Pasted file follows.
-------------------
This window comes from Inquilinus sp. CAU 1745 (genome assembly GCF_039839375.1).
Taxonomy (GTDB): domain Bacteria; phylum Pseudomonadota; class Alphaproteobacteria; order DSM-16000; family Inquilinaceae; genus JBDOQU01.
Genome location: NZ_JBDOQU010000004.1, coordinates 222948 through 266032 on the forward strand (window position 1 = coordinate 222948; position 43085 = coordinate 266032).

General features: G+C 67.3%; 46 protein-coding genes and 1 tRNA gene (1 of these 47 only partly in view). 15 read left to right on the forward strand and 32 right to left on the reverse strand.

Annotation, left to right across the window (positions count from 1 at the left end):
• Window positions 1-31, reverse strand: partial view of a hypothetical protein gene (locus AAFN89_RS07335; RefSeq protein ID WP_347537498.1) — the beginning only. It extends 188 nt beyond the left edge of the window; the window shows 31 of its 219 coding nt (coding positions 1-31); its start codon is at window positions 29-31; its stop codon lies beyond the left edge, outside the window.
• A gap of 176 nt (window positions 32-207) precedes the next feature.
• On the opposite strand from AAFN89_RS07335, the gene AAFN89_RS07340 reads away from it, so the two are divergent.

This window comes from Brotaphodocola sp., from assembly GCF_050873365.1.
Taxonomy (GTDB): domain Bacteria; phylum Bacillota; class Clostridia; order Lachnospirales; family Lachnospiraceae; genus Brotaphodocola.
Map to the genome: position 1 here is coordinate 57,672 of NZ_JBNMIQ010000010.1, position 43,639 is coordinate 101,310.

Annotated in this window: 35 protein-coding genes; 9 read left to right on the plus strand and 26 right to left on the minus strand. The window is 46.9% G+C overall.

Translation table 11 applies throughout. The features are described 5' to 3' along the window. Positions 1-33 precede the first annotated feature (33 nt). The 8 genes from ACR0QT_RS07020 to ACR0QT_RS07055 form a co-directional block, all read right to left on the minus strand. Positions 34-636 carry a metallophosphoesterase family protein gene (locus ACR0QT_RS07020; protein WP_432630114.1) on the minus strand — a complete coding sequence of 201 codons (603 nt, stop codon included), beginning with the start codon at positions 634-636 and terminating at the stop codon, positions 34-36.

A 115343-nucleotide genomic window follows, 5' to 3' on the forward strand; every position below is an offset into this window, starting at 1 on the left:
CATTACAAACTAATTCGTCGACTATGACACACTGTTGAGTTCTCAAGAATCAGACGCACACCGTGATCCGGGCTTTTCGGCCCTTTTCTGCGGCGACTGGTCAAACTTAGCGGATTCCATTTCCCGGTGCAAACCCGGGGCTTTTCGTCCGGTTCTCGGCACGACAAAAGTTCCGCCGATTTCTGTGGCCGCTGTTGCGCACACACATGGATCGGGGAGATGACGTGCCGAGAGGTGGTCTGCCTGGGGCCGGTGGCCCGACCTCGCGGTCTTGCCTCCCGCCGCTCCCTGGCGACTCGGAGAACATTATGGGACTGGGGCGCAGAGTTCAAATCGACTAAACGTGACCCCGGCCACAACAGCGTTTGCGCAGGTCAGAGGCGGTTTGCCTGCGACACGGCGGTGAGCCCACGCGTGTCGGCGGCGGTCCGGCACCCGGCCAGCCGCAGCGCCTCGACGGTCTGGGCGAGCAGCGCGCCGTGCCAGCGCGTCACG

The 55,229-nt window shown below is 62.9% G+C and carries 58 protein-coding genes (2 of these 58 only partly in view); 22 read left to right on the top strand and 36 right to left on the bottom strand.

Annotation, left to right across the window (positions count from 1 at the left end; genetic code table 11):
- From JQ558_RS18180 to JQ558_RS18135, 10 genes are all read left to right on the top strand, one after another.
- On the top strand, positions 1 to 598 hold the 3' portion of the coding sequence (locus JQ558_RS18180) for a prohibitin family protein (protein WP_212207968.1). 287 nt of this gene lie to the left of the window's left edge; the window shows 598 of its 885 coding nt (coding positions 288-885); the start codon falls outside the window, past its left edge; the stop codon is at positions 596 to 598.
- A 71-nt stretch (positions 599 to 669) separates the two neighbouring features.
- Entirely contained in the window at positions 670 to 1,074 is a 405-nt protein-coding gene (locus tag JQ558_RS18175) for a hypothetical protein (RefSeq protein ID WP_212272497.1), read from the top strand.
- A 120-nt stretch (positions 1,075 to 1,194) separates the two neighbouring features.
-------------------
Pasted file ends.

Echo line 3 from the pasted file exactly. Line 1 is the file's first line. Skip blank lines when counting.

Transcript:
Genome location: NZ_JBDOQU010000004.1, coordinates 222948 through 266032 on the forward strand (window position 1 = coordinate 222948; position 43085 = coordinate 266032).